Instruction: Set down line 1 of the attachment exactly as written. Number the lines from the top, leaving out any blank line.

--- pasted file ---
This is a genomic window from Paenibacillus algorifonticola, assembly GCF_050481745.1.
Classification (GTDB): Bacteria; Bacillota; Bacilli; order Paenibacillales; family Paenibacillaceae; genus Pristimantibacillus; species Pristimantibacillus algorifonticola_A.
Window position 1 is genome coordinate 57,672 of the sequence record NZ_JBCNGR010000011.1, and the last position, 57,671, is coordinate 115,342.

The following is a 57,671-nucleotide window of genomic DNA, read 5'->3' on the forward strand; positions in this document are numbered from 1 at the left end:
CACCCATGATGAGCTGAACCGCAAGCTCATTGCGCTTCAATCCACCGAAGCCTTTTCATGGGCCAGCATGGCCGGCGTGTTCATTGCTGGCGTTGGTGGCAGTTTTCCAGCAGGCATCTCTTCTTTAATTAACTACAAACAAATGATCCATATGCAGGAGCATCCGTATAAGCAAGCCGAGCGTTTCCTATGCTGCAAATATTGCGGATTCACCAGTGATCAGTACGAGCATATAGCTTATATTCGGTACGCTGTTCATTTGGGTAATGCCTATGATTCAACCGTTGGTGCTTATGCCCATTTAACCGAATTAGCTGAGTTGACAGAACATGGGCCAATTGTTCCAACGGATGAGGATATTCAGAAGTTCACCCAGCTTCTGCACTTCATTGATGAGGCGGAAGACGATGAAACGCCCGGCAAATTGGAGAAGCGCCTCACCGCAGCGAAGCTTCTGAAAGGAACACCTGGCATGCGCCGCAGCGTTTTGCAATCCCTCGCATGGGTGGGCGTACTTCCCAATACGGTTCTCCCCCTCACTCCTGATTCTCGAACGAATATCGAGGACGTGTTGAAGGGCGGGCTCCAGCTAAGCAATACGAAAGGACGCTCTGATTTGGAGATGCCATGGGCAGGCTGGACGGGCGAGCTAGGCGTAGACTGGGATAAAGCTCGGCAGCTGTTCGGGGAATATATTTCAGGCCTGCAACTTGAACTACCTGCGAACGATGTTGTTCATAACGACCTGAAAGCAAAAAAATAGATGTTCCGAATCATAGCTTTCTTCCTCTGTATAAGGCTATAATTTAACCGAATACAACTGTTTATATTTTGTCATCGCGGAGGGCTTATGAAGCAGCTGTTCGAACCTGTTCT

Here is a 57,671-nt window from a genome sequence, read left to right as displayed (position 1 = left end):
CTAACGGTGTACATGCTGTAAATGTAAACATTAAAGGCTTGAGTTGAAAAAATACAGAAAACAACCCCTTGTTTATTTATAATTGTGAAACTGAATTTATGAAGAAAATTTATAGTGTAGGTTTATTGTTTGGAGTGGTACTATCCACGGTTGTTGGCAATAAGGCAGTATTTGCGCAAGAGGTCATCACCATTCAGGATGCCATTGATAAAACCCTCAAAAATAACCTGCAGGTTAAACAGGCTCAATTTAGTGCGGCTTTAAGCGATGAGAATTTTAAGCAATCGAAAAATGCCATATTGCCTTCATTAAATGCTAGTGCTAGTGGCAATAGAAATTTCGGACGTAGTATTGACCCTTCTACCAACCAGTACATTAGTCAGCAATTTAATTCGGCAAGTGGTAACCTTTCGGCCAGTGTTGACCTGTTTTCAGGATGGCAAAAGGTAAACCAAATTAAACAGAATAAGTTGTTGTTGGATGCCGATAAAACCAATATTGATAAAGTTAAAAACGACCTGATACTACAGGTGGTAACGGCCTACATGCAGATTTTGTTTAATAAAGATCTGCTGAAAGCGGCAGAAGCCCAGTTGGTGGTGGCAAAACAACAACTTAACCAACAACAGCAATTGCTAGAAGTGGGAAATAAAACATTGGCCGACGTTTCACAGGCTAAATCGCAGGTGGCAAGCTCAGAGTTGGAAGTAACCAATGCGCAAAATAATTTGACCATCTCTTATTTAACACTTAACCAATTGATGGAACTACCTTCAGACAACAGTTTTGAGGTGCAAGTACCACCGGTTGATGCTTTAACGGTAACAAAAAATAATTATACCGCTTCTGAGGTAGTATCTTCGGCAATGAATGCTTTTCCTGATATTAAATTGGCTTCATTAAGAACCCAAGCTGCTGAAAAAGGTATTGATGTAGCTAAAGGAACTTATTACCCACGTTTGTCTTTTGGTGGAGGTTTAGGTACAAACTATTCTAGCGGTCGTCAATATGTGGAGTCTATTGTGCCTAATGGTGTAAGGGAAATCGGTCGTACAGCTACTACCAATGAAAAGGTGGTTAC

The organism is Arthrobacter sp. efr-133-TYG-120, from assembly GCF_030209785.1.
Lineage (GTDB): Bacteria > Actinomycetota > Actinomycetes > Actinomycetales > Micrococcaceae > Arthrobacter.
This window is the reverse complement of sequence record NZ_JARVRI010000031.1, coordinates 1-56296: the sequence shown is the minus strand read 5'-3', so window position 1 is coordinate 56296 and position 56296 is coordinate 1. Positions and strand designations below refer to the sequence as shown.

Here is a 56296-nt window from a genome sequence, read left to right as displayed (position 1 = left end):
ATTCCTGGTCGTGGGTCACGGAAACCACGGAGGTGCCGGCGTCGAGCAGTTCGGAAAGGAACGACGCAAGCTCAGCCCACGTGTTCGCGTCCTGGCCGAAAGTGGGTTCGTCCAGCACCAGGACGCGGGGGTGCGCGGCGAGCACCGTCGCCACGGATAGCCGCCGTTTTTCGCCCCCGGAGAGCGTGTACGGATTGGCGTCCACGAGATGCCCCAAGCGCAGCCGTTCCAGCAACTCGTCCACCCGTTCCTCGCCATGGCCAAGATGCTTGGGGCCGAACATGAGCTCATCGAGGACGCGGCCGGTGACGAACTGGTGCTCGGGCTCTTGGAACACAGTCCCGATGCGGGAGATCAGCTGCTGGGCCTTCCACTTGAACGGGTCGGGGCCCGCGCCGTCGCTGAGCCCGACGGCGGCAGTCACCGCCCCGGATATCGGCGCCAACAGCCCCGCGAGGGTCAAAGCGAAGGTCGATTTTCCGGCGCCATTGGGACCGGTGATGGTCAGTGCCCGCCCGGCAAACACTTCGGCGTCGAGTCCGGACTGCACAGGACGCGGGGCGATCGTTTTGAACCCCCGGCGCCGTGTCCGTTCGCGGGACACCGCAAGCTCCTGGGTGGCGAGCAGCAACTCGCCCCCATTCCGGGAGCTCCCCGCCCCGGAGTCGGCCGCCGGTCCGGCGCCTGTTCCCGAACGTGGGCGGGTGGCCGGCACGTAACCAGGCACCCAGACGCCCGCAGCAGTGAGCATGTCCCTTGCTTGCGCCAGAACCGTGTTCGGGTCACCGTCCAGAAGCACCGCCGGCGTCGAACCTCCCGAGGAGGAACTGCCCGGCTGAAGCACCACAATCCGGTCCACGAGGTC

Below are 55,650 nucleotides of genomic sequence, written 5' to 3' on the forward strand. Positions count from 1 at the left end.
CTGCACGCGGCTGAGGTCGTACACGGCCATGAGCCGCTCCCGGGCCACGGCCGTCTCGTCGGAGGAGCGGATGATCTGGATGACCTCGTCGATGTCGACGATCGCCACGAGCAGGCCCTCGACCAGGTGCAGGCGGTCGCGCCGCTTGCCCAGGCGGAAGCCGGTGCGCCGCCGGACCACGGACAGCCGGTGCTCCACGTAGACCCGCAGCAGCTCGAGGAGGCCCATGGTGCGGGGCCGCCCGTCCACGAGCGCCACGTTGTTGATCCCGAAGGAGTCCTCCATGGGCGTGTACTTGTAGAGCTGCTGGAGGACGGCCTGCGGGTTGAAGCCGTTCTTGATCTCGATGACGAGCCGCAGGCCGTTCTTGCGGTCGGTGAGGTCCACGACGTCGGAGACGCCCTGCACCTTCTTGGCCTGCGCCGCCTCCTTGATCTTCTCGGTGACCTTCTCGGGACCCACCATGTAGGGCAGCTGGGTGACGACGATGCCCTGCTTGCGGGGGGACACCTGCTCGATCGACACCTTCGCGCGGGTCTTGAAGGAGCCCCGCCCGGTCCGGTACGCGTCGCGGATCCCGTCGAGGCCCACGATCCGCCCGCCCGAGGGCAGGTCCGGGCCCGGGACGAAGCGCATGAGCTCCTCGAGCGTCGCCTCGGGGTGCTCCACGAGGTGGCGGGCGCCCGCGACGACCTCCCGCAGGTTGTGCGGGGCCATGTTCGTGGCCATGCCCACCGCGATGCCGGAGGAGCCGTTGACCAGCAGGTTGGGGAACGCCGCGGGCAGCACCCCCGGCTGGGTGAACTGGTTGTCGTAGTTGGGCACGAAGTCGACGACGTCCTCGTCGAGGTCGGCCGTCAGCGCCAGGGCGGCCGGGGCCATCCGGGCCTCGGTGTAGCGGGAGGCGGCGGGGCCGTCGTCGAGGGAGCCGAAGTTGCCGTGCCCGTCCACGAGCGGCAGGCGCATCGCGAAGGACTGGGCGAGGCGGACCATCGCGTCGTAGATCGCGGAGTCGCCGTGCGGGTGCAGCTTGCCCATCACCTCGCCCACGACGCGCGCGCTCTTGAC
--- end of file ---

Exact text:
This is a genomic window from Paenibacillus algorifonticola, assembly GCF_050481745.1.